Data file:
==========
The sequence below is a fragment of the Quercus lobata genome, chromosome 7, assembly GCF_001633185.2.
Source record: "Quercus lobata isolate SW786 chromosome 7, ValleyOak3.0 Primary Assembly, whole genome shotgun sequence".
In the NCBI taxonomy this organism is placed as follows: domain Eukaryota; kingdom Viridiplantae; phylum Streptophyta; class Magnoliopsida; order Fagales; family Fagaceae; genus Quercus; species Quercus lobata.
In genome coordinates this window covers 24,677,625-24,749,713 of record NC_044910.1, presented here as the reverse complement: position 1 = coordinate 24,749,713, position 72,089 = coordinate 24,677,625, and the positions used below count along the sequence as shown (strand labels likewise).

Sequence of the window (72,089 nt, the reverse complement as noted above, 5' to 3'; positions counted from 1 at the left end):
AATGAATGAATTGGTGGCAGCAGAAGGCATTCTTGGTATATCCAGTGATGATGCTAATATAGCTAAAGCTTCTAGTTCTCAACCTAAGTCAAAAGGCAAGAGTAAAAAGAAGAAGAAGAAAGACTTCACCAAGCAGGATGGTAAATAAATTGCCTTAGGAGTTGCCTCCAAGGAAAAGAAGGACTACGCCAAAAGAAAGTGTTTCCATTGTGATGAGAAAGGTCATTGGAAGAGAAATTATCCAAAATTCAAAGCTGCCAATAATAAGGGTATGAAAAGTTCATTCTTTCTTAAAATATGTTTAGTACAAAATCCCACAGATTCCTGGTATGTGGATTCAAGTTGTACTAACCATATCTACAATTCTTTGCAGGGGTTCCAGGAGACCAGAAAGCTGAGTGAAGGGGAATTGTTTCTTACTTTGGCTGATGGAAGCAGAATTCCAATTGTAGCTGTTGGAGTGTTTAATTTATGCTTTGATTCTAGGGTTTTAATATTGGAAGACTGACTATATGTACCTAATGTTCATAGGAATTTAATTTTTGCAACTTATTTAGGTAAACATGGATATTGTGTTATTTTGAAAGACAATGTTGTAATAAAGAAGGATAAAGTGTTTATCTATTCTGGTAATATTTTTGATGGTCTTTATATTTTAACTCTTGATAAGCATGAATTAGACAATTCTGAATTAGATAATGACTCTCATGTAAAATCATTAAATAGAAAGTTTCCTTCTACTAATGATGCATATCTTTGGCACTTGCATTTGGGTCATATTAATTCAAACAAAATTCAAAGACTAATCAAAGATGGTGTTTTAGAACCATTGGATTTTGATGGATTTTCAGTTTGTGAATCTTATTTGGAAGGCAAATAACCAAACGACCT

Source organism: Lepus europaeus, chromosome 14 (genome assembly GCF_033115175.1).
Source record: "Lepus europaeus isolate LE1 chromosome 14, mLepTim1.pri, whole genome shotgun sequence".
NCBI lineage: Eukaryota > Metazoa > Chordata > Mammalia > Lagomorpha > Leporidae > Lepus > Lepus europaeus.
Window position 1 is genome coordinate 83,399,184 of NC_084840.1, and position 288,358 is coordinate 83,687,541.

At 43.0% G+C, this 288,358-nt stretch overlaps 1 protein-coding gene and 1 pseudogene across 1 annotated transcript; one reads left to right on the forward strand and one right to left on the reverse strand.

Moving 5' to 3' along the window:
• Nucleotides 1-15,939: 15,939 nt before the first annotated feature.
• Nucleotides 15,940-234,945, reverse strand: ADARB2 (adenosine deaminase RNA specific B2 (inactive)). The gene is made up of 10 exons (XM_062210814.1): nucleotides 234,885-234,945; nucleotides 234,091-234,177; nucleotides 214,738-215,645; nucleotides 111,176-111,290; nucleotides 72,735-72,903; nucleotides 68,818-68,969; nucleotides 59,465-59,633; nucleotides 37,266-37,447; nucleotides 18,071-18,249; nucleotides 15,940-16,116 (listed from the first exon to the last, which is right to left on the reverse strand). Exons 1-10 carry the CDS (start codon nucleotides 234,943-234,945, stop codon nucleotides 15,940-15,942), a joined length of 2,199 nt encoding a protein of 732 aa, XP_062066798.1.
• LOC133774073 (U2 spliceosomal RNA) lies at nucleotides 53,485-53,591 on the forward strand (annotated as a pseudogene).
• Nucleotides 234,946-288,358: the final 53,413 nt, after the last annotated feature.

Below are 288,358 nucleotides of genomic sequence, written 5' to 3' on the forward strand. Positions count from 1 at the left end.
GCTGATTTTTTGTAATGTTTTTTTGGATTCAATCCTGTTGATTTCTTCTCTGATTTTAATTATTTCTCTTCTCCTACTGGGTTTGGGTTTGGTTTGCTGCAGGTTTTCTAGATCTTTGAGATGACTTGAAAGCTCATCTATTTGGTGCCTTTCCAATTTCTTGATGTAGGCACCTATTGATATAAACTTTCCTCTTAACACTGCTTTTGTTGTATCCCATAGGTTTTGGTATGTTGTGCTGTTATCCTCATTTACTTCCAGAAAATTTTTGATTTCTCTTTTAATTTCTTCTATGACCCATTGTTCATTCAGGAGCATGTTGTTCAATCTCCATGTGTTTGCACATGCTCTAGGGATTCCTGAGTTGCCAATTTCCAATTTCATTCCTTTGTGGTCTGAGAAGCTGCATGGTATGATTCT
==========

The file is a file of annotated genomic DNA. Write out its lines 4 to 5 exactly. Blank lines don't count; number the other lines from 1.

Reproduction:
In genome coordinates this window covers 24,677,625-24,749,713 of record NC_044910.1, presented here as the reverse complement: position 1 = coordinate 24,749,713, position 72,089 = coordinate 24,677,625, and the positions used below count along the sequence as shown (strand labels likewise).

Sequence of the window (72,089 nt, the reverse complement as noted above, 5' to 3'; positions counted from 1 at the left end):